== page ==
I’m not talking about hormone injected fast-food bird here. I’m addressing a cultural phenomenon that is all-too prevalent in the Marketing/Communications/Agency industry. Our friends at Direct Focus in Winnipeg told us about this study.
Let me explain.
Once upon a time, an evolutionary biologist from Purdue University, Dr. William Muir, developed a theory called the SuperChicken Model. In short, Dr. Muir studied chickens and productivity. He wanted to understand what could make his chickens more productive.
So, he built a test…
His ‘control’ group was an average flock - just your normal group of birds. He left them alone for 6 generations.
Then he built a ‘test’ group. This second group included the most individually productive chickens (evidenced by how many eggs they laid). They were SuperChickens. And together they formed a SuperFlock. He then left them alone for 6 generations.
And what did he find?
The control group – the average chickens – were doing just fine.
The test group – the SuperChickens – didn’t fare as well. All but 3 were dead. Pecked to death if you will.
How did this happen?
The SuperChickens, a group comprised of individually productive chickens, only succeeded when they suppressed the productivity of the rest of the group.
They simply didn’t work as a team.
Enter: The SuperChicken Agency
How many times have you heard this line…
“I know he is difficult to work with. But, he’s exceptionally creative.”
“I know she has a temper, but she’s incredibly passionate.”
“I know he’s hard to get along with, but he brings in a lot of new business”.
Agencies LOVE their SuperChickens. Businesses love their SuperChickens. In fact, I’ve worked for a holding company that would go so far as to suggest that the Mother of all SuperChickens could essentially get away with just about anything as long as the dollars continued to flow.
The problem is, while those outside the day-to-day business worship a SuperChicken (on the surface), no-one else does. Though the best and brightest get the power and the spotlight, it’s not a sustainable model.
The SuperChickens are aggressive.
Their behaviour can lead to dysfunctional teams because it becomes less about the end goal, and more about personal victories (no matter the cost). Eventually, chaos ensues. There’s a brilliant TedTalk on the subject. Margaret Heffernan, a Management Consultant, explains the science behind the study. Watch it here.
Enter Massachusetts Institute of Technology
Further research done through MIT supported the premise that some groups were more successful at solving problems than others. And surprisingly, the most successful groups were not those with the highest aggregate IQ.
The most successful groups shared 3 characteristics:
They showed high degrees of social sensitivity to each other (empathy quotient).
They gave roughly equal time to each other. No ‘level-playing’ here.
The groups had more women in them.
Simply put, they had a higher degree of social connectedness than other groups. They were just your regular bunch of chickens. But when they worked together as a team, magic happens. And these chickens ranked being helpful more important than individual intelligence.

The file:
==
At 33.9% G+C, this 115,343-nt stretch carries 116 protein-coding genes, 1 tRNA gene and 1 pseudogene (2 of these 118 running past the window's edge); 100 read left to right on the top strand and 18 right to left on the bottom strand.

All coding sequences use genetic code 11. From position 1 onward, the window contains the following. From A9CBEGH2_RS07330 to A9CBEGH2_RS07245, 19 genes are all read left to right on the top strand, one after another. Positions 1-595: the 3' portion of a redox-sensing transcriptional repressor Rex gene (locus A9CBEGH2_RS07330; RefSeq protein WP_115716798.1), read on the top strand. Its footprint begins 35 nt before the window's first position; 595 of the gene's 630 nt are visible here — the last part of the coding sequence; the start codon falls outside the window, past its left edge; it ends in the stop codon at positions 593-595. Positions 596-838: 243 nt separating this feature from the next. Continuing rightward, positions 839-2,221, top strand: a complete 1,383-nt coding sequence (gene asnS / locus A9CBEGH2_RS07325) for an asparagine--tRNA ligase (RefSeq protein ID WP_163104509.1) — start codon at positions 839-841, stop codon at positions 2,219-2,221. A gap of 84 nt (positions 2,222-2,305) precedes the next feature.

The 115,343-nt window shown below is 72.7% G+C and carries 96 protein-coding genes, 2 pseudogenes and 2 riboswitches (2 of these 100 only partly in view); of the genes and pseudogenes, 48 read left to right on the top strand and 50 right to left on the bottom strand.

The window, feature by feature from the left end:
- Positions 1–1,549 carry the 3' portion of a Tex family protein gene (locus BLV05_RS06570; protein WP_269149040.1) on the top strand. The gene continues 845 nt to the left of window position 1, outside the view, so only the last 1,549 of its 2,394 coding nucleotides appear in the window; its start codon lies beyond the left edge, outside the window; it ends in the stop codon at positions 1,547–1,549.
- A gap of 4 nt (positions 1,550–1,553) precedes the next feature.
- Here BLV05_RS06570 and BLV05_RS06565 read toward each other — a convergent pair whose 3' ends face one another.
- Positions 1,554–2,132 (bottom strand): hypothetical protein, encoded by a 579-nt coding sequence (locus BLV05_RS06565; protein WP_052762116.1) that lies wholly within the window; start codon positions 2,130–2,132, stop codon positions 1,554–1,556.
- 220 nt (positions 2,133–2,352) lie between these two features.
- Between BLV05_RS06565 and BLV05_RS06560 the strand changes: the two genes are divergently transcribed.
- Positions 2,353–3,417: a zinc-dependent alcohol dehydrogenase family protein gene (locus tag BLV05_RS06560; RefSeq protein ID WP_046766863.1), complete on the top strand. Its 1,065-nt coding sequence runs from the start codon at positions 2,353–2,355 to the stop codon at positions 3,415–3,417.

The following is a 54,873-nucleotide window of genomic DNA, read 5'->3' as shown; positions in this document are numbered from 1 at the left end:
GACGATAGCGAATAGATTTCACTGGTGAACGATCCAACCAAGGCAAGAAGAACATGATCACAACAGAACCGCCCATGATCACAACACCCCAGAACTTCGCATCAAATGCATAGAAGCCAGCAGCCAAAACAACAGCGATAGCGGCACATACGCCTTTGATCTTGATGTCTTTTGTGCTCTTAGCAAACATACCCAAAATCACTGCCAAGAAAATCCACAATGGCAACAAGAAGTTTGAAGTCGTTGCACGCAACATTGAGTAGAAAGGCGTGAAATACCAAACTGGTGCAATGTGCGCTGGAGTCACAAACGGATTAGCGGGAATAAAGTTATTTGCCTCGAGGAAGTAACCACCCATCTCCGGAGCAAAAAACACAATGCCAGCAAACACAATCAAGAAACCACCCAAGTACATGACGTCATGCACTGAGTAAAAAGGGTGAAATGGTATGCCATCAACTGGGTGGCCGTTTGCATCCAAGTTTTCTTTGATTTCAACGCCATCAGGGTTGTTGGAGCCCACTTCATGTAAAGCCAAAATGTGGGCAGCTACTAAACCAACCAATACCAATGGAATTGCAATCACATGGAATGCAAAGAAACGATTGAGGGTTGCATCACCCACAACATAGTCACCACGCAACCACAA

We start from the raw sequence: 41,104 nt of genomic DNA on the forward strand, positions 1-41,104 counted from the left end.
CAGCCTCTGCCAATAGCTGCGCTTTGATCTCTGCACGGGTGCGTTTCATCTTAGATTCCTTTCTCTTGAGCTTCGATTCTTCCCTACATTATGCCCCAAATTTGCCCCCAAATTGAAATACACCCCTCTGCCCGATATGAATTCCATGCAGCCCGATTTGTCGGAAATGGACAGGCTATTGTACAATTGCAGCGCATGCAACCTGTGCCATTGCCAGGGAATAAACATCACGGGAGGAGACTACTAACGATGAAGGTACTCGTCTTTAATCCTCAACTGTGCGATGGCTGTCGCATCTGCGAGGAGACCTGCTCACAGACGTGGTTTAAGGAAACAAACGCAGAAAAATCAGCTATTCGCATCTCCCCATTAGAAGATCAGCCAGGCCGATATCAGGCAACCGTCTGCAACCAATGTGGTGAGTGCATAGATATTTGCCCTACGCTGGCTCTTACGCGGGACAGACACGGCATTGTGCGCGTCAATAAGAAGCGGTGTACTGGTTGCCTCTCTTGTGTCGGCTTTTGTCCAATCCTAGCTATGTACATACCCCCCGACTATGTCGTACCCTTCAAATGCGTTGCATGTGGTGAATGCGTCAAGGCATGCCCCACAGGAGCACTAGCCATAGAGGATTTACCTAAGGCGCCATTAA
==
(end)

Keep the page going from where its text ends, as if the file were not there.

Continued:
Let’s go back to Advertising, shall we?
We all know that culture makes or breaks an agency. You need teams to respect one another. To listen. To value the contributions from those in every department and from all levels. Otherwise, the long days and nights are no longer worth it, conflict increases and eventually turn-over is the result.
However, in agencies where ideas can flow and grow, professional and respectful conflict leads to better work, everything else falls in line.
Revenue. Profit. Team Spirit. It’s the top line and the bottom line that benefits. Even the soft lines in between.
“Conflict is frequent because candour is safe.”
Herein lies the real benefit. When you work in an environment led by equality vs one over-ruled and over-managed by a few egos, you feel comfortable leaning in to dissenting opinions. Furthermore, you can speak up when you feel the need to. Margaret Heffernan explains the outcome of working with your regular ol’ chicken. She says:
“We won’t solve our problems if we expect them to be solved by a few Supermen or Superwomen. Now we need everybody. Because it is only when we accept that everybody has value do we liberate the energy and imagination and momentum we need to create the best beyond measure.”
What a novel concept. There really are no superstars. So, don’t accept bad behaviour on account of some short-term notion of performance. And don’t overlook the quiet guy in the corner. There is brilliance and value in different packages.
Instead, look for those who work well in a group. Individuals who bring something different to the table.
Really, Gandhi said it best:
There are two kinds of people, those who do the work and those who take the credit. Try to be in the first group; there is less competition there.
"Contrary to popular belief, I'm not always right. But in all seriousness, I've walked the walk in many different aspects and this is just how I see things from over here."
With a dash of wit and a full serving of insight, Robin Whalen, president of The Tite Group, shares her insights on the things, topics, conversations and general goings-on that have earned her minutes.
This is an inside look at how her thoughts power her actions.
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